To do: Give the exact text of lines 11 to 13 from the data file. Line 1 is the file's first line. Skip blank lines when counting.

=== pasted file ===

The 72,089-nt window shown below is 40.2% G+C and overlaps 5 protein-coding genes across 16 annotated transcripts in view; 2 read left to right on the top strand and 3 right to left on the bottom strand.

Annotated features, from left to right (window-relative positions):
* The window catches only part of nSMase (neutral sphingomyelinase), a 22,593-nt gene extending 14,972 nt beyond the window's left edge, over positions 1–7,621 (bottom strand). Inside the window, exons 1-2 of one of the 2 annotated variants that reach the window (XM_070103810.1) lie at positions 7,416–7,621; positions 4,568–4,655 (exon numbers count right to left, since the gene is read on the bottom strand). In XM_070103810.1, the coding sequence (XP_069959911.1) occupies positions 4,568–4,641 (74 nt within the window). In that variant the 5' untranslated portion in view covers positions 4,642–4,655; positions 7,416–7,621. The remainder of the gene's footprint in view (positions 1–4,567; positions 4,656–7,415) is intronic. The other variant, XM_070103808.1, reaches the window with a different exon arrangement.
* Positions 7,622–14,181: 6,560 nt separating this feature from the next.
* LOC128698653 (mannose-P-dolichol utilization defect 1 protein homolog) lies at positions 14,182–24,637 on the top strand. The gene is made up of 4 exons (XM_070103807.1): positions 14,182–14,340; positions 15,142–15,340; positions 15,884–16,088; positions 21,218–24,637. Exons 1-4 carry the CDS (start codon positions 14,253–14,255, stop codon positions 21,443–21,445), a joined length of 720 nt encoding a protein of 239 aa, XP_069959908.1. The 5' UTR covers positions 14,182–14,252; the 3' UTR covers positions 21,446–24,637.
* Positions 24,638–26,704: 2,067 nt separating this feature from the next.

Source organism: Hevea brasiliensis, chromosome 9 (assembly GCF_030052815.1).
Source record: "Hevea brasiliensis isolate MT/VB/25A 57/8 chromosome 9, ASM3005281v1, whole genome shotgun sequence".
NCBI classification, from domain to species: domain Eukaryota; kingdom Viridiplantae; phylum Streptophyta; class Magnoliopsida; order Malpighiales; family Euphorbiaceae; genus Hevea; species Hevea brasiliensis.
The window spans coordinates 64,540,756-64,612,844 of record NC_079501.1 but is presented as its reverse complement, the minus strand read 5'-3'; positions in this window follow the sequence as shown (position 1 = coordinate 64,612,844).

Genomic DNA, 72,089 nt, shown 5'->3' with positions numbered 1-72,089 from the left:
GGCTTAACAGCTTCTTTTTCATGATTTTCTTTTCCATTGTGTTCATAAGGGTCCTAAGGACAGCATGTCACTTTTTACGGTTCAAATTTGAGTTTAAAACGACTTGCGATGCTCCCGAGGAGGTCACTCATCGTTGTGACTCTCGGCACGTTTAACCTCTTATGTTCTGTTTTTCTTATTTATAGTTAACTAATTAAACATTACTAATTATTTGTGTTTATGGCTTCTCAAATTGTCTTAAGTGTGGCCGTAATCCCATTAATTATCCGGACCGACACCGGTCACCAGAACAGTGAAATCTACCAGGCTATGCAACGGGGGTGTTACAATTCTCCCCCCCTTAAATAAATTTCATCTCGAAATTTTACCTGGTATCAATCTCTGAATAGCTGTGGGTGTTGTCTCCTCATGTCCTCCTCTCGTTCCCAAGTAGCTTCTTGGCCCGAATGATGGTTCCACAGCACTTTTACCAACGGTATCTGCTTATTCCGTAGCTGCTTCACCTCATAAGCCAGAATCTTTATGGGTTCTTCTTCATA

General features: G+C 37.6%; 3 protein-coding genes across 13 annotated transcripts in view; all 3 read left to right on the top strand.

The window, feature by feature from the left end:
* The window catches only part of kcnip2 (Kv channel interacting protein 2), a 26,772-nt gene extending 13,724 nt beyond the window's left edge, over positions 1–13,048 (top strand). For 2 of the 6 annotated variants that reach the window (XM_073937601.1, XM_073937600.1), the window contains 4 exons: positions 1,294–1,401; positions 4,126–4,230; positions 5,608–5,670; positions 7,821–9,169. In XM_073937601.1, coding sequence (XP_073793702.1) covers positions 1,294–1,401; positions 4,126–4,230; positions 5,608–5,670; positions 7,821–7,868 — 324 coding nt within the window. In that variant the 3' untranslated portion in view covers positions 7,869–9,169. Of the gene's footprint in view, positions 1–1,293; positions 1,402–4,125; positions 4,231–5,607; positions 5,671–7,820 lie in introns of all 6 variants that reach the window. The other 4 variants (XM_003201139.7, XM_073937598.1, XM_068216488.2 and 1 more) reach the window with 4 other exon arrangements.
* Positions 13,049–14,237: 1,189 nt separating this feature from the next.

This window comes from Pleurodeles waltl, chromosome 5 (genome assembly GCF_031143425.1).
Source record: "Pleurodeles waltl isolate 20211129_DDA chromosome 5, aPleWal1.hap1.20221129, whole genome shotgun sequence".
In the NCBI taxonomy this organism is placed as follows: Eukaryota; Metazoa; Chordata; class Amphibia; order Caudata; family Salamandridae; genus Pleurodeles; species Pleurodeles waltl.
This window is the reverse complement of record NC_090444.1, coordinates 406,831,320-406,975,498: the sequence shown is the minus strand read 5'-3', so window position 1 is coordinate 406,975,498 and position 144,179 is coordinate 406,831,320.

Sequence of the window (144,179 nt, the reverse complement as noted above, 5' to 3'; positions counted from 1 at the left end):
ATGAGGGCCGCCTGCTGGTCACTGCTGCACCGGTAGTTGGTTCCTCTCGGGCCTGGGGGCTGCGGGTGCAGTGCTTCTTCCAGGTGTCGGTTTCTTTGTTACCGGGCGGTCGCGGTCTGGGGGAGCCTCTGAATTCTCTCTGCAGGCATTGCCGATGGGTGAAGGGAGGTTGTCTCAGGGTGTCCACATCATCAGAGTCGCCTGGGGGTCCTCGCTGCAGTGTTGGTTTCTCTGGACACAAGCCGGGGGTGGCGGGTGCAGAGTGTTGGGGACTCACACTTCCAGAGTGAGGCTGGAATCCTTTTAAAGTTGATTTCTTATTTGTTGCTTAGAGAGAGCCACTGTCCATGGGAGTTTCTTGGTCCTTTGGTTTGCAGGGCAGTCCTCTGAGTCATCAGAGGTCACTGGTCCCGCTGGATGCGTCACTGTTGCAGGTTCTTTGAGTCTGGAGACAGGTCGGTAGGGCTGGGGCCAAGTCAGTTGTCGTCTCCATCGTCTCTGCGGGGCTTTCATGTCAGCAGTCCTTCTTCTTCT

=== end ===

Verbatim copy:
Genomic DNA, 72,089 nt, shown 5'->3' with positions numbered 1-72,089 from the left:
GGCTTAACAGCTTCTTTTTCATGATTTTCTTTTCCATTGTGTTCATAAGGGTCCTAAGGACAGCATGTCACTTTTTACGGTTCAAATTTGAGTTTAAAACGACTTGCGATGCTCCCGAGGAGGTCACTCATCGTTGTGACTCTCGGCACGTTTAACCTCTTATGTTCTGTTTTTCTTATTTATAGTTAACTAATTAAACATTACTAATTATTTGTGTTTATGGCTTCTCAAATTGTCTTAAGTGTGGCCGTAATCCCATTAATTATCCGGACCGACACCGGTCACCAGAACAGTGAAATCTACCAGGCTATGCAACGGGGGTGTTACAATTCTCCCCCCCTTAAATAAATTTCATCTCGAAATTTTACCTGGTATCAATCTCTGAATAGCTGTGGGTGTTGTCTCCTCATGTCCTCCTCTCGTTCCCAAGTAGCTTCTTGGCCCGAATGATGGTTCCACAGCACTTTTACCAACGGTATCTGCTTATTCCGTAGCTGCTTCACCTCATAAGCCAGAATCTTTATGGGTTCTTCTTCATA

General features: G+C 37.6%; 3 protein-coding genes across 13 annotated transcripts in view; all 3 read left to right on the top strand.